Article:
While I am on a Mac with the latest Mac OS-X and the required for any development Xcode Developer tools, I much prefer to use JetBrains IDEs for programming in almost any language.

I lean on the more light-weight Microsoft’s Visual Studio Code for when I want to peek at a project. But for heavy duty development (read: large codebases) I generally prefer a JetBrains IDE. For example, When coding in Ruby, using RubyMine I can generally out-code and out-refactor almost any VI user out there :) Feel free to challenge me!

Some additional IDEs based on the Operating System:

Windows

If you are on Windows, you #1 IDE is likely to be Microsoft Visual Studio, often referred to as mscode, not to be confused with the Visual Studio Code mentioned above, which is referred to as vscode.

Mac

On a Mac, your default IDE is always:

  • XCode, and is a required install before any development may happen.

Cross-Platform

Here you always have:

What shall we use here?

The components I will be using in my C++ learning quest are:

  • JetBrains CLion IDE is the IDE I will use for writing C++ code.

  • GoogleTest C++ Unit Test Library is a fantastic library we’ll rely on

  • Because Clion supports only two build systems, we will use one of them — CMake. CMake is meant to be a much simpler Makefile generator, and is clearly gaining traction in the community.

  • We’ll also use gcc compiler, of which I have two versions installed: one comes from HomeBrew, and one comes built in by Apple.

  • At some point in the future, we may take an additional look at Bazel Build System which is a fantastic open source build system from Google.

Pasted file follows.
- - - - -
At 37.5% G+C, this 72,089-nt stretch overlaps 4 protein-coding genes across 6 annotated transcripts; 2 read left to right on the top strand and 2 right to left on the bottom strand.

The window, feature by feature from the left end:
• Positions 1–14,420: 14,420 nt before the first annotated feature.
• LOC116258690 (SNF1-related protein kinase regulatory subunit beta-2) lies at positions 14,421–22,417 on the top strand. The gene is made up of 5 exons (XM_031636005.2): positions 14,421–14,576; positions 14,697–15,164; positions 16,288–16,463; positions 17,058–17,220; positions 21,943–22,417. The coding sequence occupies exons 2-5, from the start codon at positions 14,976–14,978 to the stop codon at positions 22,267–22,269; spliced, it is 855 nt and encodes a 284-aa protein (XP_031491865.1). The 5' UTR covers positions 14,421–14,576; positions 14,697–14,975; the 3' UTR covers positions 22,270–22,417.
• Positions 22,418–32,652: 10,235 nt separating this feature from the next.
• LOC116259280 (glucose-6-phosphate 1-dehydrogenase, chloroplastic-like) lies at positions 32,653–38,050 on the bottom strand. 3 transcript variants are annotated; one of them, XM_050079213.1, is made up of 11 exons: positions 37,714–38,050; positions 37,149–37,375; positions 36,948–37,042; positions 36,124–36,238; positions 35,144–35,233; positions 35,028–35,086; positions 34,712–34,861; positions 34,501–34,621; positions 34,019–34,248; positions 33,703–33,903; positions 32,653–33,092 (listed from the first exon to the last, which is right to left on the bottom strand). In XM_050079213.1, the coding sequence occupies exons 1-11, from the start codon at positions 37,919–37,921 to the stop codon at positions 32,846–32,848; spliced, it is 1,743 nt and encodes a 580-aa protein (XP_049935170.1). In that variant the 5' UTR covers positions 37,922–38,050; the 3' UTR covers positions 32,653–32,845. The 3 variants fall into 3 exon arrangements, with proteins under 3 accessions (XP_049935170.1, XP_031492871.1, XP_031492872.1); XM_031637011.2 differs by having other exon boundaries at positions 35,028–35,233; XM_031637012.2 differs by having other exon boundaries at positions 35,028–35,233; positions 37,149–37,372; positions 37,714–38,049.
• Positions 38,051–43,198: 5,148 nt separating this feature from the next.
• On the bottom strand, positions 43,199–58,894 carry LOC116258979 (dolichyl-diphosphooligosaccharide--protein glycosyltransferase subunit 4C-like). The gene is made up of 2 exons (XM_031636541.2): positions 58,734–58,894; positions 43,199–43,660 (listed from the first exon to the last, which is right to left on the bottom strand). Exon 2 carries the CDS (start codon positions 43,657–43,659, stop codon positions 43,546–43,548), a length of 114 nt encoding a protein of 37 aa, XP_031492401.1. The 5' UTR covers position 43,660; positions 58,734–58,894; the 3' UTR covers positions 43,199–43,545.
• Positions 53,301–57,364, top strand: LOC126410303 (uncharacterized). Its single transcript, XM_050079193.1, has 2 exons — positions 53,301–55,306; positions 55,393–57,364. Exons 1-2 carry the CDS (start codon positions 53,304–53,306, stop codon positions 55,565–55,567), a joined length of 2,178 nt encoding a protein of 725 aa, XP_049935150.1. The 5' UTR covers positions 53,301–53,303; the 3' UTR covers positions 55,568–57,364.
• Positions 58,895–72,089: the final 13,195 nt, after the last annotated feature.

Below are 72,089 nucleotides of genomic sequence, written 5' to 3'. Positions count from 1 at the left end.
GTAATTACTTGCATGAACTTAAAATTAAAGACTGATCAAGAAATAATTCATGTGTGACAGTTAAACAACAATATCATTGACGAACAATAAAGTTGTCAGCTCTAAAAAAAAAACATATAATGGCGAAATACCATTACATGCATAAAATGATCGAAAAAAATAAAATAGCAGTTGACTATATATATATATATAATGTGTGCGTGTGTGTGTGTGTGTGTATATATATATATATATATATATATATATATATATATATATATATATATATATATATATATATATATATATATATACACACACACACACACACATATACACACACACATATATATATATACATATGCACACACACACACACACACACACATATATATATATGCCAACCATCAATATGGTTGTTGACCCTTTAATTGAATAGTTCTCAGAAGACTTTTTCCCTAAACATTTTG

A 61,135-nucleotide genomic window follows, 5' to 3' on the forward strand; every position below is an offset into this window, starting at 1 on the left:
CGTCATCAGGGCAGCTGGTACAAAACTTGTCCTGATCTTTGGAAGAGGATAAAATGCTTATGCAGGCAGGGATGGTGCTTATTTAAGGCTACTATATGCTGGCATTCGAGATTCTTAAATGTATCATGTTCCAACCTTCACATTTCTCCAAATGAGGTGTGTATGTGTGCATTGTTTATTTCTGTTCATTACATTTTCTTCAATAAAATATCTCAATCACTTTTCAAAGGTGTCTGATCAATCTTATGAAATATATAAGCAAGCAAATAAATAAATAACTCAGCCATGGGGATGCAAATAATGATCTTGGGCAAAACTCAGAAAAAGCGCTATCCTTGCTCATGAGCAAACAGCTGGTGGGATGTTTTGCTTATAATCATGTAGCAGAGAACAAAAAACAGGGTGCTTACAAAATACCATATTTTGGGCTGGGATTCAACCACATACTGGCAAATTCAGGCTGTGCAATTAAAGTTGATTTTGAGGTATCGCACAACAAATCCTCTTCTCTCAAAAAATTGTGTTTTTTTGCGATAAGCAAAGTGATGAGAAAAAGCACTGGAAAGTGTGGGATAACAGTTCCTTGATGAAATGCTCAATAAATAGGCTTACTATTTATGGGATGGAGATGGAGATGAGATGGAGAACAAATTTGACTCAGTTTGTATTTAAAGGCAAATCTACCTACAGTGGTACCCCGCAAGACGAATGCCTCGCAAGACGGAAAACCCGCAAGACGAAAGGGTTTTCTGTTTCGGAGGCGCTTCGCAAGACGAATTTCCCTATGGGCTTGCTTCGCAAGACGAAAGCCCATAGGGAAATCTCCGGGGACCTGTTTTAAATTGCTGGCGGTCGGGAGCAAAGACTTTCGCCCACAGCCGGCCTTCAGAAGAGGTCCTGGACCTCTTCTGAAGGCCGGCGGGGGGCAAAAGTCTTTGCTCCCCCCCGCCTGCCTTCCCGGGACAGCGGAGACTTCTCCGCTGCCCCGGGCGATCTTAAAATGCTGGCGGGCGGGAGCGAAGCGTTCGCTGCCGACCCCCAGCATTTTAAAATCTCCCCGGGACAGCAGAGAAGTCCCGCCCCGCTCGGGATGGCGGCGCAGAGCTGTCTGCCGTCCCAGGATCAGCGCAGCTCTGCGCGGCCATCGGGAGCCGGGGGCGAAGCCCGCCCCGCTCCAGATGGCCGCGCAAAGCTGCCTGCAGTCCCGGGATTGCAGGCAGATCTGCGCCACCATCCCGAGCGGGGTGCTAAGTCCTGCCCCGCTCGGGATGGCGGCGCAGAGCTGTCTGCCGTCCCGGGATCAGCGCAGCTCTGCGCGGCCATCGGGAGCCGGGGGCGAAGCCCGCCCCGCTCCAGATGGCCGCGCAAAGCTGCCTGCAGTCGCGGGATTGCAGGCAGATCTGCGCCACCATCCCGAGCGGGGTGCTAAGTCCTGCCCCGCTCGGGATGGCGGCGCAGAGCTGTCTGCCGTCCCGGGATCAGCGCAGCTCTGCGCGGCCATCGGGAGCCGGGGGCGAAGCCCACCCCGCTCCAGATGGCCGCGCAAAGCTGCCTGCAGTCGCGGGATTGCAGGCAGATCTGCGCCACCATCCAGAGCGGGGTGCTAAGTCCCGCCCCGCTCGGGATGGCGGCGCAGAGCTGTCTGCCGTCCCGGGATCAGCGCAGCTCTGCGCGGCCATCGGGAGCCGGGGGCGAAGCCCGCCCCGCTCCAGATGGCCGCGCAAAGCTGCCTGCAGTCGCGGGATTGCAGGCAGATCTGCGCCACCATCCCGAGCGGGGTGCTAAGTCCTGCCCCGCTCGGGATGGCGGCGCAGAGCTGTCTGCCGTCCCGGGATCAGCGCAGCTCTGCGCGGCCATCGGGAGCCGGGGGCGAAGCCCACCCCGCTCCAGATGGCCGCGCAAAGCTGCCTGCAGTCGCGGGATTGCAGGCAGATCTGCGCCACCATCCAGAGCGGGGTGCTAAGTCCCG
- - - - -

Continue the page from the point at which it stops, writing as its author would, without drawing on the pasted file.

A Shortcut To Get Started Quickly

Before we go too far, I would like to bring your attention on the Github Project I maintain called cmake-project-template — this is a great starting point for any bare-bones C/c++ project that builds:

  • A static library

  • A binary that links with that library

  • And a test binary that runs the tests using Google Test framework.

So if you need a good starting point for your projects, head over there, fork it, rename it, and off you go.

Exploring C++ Compilers on a Mac

Let’s assume you ran brew install gcc and it worked. It most likely installed gcc into /usr/local/bin because other /usr folders are not writeable since some version of OS-X.

In my BASH init files, while defining the PATH variable, I place /usr/local/bin before the standard system paths such as /usr/bin, bin, etc. Since Apple does not allow /usr/bin to be writeable, that’s the only option when you want to override the older system binary.

Given that my PATH is "/usr/local/bin:/usr/bin:/bin:/usr/local/sbin:/usr/sbin:/sbin" etc, I can install GCC using HomeBrew, and default to it anytime I type gcc:

❯ gcc --version
gcc (Homebrew GCC 6.3.0_1) 6.3.0
Copyright (C) 2016 Free Software Foundation, Inc.
This is free software; see the source for copying conditions.  There is NO
warranty; not even for MERCHANTABILITY or FITNESS FOR A PARTICULAR PURPOSE.

That was the HomeBrew version.

And here is Apple’s:

❯ /usr/bin/gcc --version
Configured with: --prefix=/Applications/Xcode.app/Contents/Developer/usr --with-gxx-include-dir=/usr/include/c++/4.2.1